Editor’s Note: Lesley Visser offered her thoughts last week for the Q & A feature we ran with prominent and veteran sportswriters. We asked them to juxtapose requirements in pre-digital days, a world of essentially print, with today when writers serve a vast platform of 24/7 digital tentacles.
Lesley included her memories which are unique, given the fact that she started as a writer for the star-studded sports page of the Boston Globe and later transitioned to network television. Visser reminisced about times that apply to so many sportswriters from back in the day. As such, we’re running her entertaining and insightful story today. In 2006, Lesley Visser was the first woman to be honored with the Pete Rozelle Radio and Television Award, bestowed by the Pro Football Hall of Fame.
A notable difference between then and now can be summed up in one word, “Runyon’s.” There were no plasma TVs, no Red-Zone feeds to keep people together or apart, no cell phones to divert attention and no Google to settle a debate. It was nothing but writers from every part of the country getting together in one place, 305 E. 50th St. in New York. Down the steps and into the dark cocoon of smart talk, funny talk, writer talk.
Named after the great one who told us, “the race is not always to the swift…but that is how to bet,” Runyon’s had its own Nathan Detroit, the late great Joe Healey. Healey (standing, left; John Madden in foreground) wanted a liquid crossroads, where sportswriters could trade, not silks or spices, but trivia and laughs. Writers came with their knowledge, their opinions and multiple quarters for a juke box that had everything from Sinatra to Willie Nelson to the Eagles.
The writers were young and old and diverse. In the late ‘70’s, they included all the Globe guys (Ryan, Gammons, McDonough, Montville and Bud Collins) to people from Philadelphia (Dick Weiss, Mark Whicker), Washington (Shaughnessy, Feinstein, Kornheiser, Wilbon), Chicago (Downey, Shulian, Israel), St. Louis (Bryan Burwell), Los Angeles (Bill Dwyre, Mark Heisler, Diane K. Shah), Detroit (Mitch Albom), San Francisco (Ray Ratto) and New York (Lupica – who sometimes brought Pete Hamill or Jimmy Breslin) – Kevin O’Malley, Dave Sims, Lenny DeLuca, Rich Podolsky, Lenn Robbins and Henry Hecht.
Magazine regulars included Sports Illustrated’s Curry Kirkpatrick and Paul Zimmerman, along with Newsweek’s Pete Axthelm, who often quoted Jimmy Cannon, “fishing’s always been just an excuse to drink.” Bill Nack would come with Time Magazine’s crabby Tom Callahan and kindly Dave Kindred. Bob Costas did his radio show from the back room, often at a table next to John Madden and Mike Pearl. Rusty Staub would be dissecting left-handed hitters with Charlie Pierce. Terry Cashman, who wrote “Talkin’ Baseball,” would be arguing with basketball coach Tom Penders, a centerfielder who starred for UConn in the College World Series. Bill Raftery went man-to-man at every table.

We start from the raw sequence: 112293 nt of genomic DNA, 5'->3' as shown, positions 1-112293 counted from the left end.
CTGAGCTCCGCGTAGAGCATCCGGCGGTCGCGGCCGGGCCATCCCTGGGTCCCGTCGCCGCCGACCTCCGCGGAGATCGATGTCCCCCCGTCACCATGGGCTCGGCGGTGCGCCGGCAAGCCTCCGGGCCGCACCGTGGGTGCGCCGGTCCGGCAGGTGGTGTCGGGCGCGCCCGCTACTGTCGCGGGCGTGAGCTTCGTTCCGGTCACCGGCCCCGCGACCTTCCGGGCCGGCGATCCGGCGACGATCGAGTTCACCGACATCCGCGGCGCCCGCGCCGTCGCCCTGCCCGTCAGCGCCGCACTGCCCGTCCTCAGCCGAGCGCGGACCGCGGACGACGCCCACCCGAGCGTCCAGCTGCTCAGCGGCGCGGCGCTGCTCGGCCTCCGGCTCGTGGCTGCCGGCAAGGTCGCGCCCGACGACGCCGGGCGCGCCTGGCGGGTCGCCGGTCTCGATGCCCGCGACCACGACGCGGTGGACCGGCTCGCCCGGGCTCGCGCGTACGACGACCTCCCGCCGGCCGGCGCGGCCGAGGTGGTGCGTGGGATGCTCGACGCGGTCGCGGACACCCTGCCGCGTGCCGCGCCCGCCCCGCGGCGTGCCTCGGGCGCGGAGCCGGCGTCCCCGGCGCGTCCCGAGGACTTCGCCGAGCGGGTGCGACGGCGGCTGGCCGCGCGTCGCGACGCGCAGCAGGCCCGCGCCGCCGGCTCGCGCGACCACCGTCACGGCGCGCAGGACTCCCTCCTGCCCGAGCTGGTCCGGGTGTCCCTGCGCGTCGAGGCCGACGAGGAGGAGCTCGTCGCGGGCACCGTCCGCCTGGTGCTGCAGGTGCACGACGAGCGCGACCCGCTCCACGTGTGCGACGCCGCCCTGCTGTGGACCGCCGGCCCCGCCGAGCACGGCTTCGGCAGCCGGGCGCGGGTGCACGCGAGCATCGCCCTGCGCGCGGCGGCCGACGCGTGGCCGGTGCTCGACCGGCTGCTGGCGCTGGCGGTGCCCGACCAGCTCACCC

It was that much of a jambalaya – an entire industry in one place, with all that experience, mirth and merriment! Writers today are equally quick, equally clever – I just don’t see much of a collective hang. The same elements are still required – knowledge, passion, stamina. Back then, we couldn’t look up something on deadline, we had to know it or couldn’t write it. It probably made for some boring first-edition stories.
Writers today have to be more versatile, they have to know how to write, speak and perform on many platforms. They have to pivot quicker. The legendary Jim Murray of the Los Angeles Times, who wrote definitive columns on racial issues, would take two days before handing in his column. He wanted time to think, to give it both balance and depth. Today’s landscape, with the unreasonable deadlines and limited access, calls for immediate reaction.
I love the writing and reporting from the Athletic, from columnists, websites that inform us 24-hours a day. But more than ever, I wish we had a place, a Runyon’s, to physically lean in for some conversation and debate.
The first salons were invented in Italy in the 16th century. I think they were on to something.